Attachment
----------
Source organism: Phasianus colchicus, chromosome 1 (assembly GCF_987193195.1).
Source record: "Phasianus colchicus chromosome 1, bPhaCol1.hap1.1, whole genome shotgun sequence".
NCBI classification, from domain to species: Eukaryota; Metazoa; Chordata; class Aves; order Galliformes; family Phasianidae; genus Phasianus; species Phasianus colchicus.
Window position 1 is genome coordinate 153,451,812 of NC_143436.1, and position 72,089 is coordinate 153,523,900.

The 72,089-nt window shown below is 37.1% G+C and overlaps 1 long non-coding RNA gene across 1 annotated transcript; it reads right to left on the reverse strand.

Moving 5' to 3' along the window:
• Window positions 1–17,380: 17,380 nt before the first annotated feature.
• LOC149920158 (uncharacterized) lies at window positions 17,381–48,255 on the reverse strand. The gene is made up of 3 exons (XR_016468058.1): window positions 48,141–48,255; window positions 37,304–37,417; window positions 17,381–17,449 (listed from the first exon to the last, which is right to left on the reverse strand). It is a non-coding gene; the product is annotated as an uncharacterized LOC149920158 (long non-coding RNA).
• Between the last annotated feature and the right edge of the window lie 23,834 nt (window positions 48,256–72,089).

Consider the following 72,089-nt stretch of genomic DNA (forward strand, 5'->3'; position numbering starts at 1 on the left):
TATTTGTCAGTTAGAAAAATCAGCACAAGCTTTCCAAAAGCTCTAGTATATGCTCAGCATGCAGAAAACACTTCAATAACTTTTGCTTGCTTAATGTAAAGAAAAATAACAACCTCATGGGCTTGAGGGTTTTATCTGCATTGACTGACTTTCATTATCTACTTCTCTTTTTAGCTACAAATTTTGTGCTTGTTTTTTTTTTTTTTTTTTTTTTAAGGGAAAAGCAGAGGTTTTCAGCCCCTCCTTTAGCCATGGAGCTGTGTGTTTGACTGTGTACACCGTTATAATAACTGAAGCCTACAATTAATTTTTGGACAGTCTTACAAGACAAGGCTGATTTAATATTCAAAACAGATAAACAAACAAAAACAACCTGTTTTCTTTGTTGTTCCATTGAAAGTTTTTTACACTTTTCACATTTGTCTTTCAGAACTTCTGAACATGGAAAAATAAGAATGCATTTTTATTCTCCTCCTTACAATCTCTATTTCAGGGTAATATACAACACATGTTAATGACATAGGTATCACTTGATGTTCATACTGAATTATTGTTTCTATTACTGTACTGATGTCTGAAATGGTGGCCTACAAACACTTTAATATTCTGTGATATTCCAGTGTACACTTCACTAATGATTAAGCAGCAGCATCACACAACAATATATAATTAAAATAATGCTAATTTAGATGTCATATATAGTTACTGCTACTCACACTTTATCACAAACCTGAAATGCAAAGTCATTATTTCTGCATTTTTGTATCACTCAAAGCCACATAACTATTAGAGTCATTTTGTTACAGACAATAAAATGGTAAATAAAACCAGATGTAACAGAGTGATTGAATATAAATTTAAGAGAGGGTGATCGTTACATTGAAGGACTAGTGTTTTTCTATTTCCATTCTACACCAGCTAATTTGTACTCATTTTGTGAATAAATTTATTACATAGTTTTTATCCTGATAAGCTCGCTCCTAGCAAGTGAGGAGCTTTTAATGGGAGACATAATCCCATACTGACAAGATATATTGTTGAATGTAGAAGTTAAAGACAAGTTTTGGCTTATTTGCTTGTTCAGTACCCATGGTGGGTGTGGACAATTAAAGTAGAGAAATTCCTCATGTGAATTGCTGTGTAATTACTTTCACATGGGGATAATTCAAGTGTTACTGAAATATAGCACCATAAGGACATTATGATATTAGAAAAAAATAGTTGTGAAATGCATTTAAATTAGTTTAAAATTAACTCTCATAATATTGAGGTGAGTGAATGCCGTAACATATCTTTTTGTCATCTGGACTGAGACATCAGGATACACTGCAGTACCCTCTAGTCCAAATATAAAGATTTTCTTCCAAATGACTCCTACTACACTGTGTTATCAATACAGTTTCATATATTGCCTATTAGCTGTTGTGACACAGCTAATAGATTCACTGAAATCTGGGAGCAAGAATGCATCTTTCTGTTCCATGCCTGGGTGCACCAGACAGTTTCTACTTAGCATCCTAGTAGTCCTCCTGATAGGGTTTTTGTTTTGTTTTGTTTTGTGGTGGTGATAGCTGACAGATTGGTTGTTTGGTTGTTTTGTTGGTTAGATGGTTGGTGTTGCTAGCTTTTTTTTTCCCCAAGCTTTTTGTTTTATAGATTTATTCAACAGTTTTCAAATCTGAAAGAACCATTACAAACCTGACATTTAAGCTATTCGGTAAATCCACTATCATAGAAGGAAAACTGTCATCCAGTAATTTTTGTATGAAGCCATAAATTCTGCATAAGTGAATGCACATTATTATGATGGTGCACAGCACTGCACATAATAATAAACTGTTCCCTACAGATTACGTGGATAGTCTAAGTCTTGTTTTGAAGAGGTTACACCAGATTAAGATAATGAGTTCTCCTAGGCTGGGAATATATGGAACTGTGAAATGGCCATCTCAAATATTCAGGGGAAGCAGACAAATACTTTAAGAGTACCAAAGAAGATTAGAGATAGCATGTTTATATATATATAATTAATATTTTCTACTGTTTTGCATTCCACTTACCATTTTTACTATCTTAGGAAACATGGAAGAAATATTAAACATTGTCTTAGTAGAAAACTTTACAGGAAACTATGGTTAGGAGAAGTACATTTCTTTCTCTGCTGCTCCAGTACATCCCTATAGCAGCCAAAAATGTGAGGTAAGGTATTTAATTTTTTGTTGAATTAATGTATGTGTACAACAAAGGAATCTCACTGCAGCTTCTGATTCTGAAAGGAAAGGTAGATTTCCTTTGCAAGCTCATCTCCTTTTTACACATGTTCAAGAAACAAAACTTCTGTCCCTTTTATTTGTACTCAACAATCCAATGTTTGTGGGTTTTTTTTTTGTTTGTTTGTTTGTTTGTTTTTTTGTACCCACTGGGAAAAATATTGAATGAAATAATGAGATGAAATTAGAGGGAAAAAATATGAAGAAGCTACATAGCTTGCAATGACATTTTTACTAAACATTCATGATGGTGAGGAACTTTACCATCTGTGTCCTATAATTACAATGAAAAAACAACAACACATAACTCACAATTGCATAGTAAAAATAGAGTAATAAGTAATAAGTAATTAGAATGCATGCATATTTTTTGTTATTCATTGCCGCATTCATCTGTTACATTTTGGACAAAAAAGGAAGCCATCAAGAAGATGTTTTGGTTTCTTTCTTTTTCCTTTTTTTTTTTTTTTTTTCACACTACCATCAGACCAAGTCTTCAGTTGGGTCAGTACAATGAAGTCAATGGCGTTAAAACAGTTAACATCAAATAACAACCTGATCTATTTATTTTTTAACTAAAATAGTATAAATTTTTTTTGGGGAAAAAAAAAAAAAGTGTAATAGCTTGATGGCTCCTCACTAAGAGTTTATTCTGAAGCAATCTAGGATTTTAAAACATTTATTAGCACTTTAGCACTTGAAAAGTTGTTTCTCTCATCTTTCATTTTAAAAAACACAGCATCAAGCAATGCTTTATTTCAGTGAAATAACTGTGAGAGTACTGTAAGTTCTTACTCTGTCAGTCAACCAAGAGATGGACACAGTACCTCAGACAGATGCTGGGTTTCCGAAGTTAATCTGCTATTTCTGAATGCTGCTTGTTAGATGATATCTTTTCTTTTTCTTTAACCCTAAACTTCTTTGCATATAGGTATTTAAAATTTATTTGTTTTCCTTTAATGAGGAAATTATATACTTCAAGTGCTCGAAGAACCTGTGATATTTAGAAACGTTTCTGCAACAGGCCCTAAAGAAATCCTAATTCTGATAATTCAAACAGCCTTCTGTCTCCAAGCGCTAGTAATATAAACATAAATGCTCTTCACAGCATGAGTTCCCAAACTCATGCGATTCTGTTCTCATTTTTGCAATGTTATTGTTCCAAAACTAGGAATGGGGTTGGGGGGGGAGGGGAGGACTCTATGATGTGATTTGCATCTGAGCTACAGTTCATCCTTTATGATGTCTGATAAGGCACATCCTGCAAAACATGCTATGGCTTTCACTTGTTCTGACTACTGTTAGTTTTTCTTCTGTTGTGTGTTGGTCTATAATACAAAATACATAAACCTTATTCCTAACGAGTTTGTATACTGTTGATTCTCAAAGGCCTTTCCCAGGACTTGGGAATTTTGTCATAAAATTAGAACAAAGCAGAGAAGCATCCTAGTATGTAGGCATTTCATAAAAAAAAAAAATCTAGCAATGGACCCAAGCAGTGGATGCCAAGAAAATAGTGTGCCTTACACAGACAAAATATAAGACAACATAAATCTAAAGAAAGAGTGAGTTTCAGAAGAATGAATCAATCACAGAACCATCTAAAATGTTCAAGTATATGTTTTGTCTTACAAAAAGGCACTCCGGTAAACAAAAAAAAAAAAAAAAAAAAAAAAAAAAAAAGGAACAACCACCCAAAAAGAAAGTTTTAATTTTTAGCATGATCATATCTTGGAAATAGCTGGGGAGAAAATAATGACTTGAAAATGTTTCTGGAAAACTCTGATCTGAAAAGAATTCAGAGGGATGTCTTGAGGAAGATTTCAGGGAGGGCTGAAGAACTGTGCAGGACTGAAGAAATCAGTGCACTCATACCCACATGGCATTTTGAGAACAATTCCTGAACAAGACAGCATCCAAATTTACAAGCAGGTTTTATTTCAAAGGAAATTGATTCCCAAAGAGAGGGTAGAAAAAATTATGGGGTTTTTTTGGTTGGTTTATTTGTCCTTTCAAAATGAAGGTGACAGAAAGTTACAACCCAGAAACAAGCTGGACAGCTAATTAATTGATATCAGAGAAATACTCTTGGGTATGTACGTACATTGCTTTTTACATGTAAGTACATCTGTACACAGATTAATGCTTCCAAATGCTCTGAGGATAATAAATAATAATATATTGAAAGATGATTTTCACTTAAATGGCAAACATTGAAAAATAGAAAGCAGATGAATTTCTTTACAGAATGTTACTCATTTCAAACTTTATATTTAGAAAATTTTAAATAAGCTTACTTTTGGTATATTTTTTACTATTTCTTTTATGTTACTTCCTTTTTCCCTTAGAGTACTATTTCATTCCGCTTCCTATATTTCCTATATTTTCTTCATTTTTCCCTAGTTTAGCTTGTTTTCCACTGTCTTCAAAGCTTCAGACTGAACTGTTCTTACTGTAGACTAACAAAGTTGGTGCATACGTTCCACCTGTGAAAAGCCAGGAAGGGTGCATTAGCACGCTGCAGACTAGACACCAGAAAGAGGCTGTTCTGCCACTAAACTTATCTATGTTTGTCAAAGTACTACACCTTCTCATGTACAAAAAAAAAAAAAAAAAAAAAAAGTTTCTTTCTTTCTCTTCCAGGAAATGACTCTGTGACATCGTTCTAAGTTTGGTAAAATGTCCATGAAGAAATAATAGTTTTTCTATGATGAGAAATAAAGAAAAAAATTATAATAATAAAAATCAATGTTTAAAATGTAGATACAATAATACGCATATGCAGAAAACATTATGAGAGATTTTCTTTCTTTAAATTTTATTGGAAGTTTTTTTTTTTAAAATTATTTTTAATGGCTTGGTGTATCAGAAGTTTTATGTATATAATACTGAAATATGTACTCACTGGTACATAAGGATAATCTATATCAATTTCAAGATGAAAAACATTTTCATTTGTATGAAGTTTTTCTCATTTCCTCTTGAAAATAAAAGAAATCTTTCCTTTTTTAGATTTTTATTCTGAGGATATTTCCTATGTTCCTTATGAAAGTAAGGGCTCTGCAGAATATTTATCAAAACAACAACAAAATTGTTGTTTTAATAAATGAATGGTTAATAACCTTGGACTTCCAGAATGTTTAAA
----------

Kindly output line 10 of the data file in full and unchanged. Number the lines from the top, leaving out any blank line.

Consider the following 72,089-nt stretch of genomic DNA (forward strand, 5'->3'; position numbering starts at 1 on the left):